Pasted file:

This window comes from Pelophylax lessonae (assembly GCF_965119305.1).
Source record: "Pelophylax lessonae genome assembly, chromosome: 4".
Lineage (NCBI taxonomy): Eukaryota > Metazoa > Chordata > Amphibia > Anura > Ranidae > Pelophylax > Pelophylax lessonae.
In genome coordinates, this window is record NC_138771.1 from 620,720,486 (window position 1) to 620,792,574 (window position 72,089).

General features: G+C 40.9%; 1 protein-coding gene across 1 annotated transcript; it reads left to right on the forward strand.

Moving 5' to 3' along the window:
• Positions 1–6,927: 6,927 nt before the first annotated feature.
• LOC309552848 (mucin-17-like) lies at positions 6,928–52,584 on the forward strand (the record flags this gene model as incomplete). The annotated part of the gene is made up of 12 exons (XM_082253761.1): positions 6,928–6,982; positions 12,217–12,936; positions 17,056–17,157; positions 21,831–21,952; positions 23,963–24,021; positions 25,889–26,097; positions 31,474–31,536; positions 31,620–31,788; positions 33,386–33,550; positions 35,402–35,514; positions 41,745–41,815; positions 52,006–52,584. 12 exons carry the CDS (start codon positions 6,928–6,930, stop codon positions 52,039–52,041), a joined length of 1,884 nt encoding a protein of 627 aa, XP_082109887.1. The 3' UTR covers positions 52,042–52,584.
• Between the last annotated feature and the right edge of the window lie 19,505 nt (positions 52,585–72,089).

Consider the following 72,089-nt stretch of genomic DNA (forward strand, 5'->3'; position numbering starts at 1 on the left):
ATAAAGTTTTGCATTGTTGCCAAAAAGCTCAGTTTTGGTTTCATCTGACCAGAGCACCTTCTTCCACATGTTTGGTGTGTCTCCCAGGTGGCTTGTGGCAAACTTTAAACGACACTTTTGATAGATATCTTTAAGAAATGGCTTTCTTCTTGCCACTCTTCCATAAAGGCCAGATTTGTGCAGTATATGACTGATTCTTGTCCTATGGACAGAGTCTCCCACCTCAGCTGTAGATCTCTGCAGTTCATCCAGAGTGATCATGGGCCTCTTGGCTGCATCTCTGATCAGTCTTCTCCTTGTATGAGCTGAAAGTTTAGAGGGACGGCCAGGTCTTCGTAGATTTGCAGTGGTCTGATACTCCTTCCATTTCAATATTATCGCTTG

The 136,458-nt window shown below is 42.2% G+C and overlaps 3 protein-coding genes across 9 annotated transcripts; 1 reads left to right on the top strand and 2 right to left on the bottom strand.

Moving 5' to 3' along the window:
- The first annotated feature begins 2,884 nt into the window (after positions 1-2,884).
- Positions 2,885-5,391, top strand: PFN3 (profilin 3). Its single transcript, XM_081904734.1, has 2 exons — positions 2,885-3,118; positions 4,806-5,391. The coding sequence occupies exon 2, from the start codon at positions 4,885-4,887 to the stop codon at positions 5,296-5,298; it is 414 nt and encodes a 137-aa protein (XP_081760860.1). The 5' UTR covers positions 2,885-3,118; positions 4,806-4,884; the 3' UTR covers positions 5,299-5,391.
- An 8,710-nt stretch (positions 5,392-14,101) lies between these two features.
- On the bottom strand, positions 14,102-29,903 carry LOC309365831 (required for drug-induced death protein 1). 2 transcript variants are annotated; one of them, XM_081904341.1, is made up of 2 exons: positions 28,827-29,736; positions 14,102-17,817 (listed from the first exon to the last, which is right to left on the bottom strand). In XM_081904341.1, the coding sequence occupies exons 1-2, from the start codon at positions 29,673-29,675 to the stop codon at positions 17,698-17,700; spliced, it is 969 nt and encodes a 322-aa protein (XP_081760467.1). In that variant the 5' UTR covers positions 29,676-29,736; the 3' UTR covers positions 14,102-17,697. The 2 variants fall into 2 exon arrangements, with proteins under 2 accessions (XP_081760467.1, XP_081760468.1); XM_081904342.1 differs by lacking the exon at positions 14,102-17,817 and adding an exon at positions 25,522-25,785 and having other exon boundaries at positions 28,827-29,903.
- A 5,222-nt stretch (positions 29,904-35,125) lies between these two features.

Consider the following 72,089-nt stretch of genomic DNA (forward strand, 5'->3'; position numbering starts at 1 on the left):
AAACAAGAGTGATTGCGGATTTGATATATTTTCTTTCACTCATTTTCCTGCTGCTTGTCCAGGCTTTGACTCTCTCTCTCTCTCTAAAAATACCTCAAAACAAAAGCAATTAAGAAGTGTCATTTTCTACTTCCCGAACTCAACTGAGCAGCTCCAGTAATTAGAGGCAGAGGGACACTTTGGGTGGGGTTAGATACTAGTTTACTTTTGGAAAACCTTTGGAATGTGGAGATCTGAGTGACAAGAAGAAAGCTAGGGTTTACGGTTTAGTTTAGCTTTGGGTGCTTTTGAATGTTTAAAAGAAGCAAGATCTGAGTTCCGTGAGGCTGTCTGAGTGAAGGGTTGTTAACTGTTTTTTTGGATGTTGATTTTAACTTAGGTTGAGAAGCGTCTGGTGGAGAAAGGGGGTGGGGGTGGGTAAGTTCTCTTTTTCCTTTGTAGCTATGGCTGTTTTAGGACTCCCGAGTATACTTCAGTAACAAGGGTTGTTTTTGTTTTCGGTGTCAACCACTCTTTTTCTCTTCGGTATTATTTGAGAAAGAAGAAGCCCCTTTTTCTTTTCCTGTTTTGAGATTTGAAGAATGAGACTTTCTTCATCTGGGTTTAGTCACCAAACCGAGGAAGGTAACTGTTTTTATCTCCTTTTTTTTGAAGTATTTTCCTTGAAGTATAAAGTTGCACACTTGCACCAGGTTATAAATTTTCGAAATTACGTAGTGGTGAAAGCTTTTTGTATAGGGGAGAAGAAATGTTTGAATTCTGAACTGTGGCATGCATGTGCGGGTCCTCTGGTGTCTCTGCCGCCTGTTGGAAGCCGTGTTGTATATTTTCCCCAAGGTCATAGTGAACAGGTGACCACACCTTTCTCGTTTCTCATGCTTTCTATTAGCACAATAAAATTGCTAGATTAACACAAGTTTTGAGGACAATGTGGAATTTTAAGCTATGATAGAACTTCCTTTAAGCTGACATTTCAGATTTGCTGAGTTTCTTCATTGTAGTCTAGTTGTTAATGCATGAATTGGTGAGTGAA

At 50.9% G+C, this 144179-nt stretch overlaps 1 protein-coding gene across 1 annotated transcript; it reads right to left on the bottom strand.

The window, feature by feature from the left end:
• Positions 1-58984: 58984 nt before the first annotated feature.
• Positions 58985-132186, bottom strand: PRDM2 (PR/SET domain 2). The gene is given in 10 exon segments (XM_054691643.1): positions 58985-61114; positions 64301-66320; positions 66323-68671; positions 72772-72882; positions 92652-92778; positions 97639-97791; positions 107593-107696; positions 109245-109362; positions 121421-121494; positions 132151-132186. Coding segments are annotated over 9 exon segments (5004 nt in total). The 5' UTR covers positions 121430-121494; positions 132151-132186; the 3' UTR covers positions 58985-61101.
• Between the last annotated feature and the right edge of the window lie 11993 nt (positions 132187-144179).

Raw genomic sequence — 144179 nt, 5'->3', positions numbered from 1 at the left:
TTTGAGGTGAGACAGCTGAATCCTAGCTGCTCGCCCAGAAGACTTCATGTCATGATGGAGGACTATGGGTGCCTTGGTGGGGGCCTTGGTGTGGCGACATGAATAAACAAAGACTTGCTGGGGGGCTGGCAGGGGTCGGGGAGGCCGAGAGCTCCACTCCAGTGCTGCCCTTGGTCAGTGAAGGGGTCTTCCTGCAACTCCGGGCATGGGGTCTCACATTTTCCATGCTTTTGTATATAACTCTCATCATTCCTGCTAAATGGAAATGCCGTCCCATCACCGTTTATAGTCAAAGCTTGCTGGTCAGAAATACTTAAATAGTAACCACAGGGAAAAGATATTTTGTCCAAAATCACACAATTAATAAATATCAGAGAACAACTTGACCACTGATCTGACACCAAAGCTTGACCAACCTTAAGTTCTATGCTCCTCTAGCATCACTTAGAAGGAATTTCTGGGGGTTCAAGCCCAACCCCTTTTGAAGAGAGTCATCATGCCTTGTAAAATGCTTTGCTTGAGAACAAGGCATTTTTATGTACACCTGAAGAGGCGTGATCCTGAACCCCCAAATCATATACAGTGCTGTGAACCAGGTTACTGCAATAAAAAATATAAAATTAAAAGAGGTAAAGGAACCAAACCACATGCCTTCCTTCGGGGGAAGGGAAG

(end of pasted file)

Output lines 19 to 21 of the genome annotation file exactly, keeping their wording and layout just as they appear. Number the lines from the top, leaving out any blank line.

Consider the following 72,089-nt stretch of genomic DNA (forward strand, 5'->3'; position numbering starts at 1 on the left):
AAACAAGAGTGATTGCGGATTTGATATATTTTCTTTCACTCATTTTCCTGCTGCTTGTCCAGGCTTTGACTCTCTCTCTCTCTCTAAAAATACCTCAAAACAAAAGCAATTAAGAAGTGTCATTTTCTACTTCCCGAACTCAACTGAGCAGCTCCAGTAATTAGAGGCAGAGGGACACTTTGGGTGGGGTTAGATACTAGTTTACTTTTGGAAAACCTTTGGAATGTGGAGATCTGAGTGACAAGAAGAAAGCTAGGGTTTACGGTTTAGTTTAGCTTTGGGTGCTTTTGAATGTTTAAAAGAAGCAAGATCTGAGTTCCGTGAGGCTGTCTGAGTGAAGGGTTGTTAACTGTTTTTTTGGATGTTGATTTTAACTTAGGTTGAGAAGCGTCTGGTGGAGAAAGGGGGTGGGGGTGGGTAAGTTCTCTTTTTCCTTTGTAGCTATGGCTGTTTTAGGACTCCCGAGTATACTTCAGTAACAAGGGTTGTTTTTGTTTTCGGTGTCAACCACTCTTTTTCTCTTCGGTATTATTTGAGAAAGAAGAAGCCCCTTTTTCTTTTCCTGTTTTGAGATTTGAAGAATGAGACTTTCTTCATCTGGGTTTAGTCACCAAACCGAGGAAGGTAACTGTTTTTATCTCCTTTTTTTTGAAGTATTTTCCTTGAAGTATAAAGTTGCACACTTGCACCAGGTTATAAATTTTCGAAATTACGTAGTGGTGAAAGCTTTTTGTATAGGGGAGAAGAAATGTTTGAATTCTGAACTGTGGCATGCATGTGCGGGTCCTCTGGTGTCTCTGCCGCCTGTTGGAAGCCGTGTTGTATATTTTCCCCAAGGTCATAGTGAACAGGTGACCACACCTTTCTCGTTTCTCATGCTTTCTATTAGCACAATAAAATTGCTAGATTAACACAAGTTTTGAGGACAATGTGGAATTTTAAGCTATGATAGAACTTCCTTTAAGCTGACATTTCAGATTTGCTGAGTTTCTTCATTGTAGTCTAGTTGTTAATGCATGAATTGGTGAGTGAA

At 50.9% G+C, this 144179-nt stretch overlaps 1 protein-coding gene across 1 annotated transcript; it reads right to left on the bottom strand.